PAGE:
Chauvin Plea Deal Reportedly Rejected by Former AG Barr Over Concerns It Would Appear Lenient

George Floyd died on May 25, 2020, after a confrontation with Minnesota police saw the since-fired officer Derek Chauvin place his knee on Floyd’s neck for over 8 minutes, despite indications he could not breathe. As cellphone footage of Floyd’s death surfaced online, nationwide protests were held and renewed calls to mitigate police brutality.

Newly-surfaced reports indicate that Chauvin agreed to plead guilty to third-degree murder and accept a lengthy prison sentence in the days after Floyd’s death, but former US Attorney General William Barr rejected the deal over concerns it would appear too lenient.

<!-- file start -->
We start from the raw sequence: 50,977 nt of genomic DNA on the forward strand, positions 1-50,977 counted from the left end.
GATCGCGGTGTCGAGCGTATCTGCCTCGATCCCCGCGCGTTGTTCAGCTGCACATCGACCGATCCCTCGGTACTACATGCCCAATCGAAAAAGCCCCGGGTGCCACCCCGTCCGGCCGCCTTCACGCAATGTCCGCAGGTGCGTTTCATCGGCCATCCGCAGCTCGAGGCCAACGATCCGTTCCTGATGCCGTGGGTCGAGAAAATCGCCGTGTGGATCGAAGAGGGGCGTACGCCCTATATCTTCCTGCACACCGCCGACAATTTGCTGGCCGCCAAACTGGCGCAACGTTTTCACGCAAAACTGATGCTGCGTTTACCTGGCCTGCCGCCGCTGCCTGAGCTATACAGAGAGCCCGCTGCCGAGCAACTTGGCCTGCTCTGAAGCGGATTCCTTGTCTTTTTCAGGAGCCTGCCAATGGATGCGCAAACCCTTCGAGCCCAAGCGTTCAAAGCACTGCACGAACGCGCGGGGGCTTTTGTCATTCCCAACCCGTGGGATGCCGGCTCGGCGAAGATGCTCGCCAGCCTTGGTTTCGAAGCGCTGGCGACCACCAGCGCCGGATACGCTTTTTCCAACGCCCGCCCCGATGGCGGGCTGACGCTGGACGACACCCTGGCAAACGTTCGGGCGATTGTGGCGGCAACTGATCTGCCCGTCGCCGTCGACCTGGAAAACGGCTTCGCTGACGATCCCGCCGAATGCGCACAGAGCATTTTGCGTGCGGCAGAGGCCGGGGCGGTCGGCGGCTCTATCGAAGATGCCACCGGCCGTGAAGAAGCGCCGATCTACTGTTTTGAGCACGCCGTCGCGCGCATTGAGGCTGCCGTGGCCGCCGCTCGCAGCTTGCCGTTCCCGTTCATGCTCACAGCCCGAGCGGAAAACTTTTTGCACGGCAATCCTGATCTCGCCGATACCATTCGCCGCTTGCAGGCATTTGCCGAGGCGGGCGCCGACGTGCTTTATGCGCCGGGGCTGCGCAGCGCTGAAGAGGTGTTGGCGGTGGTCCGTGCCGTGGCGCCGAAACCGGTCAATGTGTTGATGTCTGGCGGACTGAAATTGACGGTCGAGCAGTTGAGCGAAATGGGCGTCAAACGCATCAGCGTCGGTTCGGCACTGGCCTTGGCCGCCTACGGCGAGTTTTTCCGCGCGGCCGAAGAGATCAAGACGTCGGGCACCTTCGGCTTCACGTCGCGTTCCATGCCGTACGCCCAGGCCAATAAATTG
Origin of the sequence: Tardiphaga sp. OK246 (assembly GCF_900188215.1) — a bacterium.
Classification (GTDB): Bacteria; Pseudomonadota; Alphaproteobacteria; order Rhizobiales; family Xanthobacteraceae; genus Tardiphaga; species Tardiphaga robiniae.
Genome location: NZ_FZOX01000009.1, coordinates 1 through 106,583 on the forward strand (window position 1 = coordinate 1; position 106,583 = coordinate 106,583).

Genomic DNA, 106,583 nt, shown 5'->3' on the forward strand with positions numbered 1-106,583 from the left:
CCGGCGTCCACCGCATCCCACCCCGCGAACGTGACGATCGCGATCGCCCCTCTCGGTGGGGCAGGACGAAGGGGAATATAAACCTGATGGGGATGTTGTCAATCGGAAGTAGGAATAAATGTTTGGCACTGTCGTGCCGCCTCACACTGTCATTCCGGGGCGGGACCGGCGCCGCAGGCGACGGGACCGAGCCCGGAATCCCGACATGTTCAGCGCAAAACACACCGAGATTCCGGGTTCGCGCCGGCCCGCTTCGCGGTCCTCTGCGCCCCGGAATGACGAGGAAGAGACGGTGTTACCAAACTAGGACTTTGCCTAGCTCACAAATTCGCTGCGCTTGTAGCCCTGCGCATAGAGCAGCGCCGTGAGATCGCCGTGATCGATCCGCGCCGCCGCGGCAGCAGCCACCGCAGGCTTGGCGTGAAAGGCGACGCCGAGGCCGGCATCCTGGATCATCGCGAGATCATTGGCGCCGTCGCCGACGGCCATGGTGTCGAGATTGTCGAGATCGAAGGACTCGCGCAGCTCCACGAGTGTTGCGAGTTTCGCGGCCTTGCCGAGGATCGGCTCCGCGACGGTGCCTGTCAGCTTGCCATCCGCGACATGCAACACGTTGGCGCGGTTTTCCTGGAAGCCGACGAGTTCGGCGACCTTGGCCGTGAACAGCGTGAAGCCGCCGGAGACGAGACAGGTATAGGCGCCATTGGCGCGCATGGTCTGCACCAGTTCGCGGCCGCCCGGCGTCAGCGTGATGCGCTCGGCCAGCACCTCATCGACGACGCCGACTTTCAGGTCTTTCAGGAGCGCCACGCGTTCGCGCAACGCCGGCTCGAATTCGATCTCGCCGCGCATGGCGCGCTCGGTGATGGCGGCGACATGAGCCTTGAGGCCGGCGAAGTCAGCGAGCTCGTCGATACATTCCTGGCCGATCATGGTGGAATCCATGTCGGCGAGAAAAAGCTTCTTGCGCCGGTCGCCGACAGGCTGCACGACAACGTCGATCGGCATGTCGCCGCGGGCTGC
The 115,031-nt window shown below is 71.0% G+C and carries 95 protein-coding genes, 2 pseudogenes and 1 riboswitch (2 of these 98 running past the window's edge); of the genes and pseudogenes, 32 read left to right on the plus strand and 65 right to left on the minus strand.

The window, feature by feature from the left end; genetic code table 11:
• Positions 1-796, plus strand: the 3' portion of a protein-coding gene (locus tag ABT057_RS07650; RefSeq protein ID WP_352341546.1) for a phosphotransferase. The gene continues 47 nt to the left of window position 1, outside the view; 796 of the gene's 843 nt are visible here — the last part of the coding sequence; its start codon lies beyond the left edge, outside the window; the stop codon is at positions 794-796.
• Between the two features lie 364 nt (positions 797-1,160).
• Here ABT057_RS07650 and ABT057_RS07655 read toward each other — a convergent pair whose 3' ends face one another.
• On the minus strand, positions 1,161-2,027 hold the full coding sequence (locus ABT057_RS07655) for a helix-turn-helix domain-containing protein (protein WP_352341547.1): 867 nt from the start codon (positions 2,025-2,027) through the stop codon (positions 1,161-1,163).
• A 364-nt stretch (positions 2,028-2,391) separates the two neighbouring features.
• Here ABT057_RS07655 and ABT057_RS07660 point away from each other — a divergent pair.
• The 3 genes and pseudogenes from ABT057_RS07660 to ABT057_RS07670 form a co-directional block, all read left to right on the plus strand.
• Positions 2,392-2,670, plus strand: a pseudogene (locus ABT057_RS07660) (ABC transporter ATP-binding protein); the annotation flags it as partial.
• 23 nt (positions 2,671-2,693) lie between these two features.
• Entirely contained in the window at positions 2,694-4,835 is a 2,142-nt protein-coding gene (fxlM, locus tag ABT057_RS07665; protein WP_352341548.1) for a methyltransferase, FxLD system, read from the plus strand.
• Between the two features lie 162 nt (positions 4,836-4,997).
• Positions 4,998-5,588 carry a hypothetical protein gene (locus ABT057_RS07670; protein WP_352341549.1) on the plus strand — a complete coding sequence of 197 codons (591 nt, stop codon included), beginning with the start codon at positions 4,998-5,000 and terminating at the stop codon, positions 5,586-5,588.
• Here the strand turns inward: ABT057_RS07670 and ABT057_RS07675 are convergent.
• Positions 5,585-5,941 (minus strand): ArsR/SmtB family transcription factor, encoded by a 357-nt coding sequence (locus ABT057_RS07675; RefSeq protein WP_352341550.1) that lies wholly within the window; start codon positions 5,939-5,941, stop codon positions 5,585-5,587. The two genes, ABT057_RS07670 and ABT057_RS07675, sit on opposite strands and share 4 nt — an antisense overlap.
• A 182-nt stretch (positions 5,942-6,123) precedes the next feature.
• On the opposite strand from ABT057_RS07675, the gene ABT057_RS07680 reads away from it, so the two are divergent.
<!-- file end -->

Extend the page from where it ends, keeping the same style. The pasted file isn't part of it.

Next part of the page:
Citing sources familiar with the matter, the New York Times reported that Chauvin had been willing to go to a federal prison for over 10 years in exchange for a guarantee that he would not face any federal civil rights charges over Floyd’s death, a request that made it contingent on the federal government’s approval.

Although the deal was set at the time, Barr eventually rejected the arrangement after concluding the quick deal would be looked down on by the public. Additionally, Barr reportedly wanted to provide more time for state officials to come to their own conclusions in the case. 

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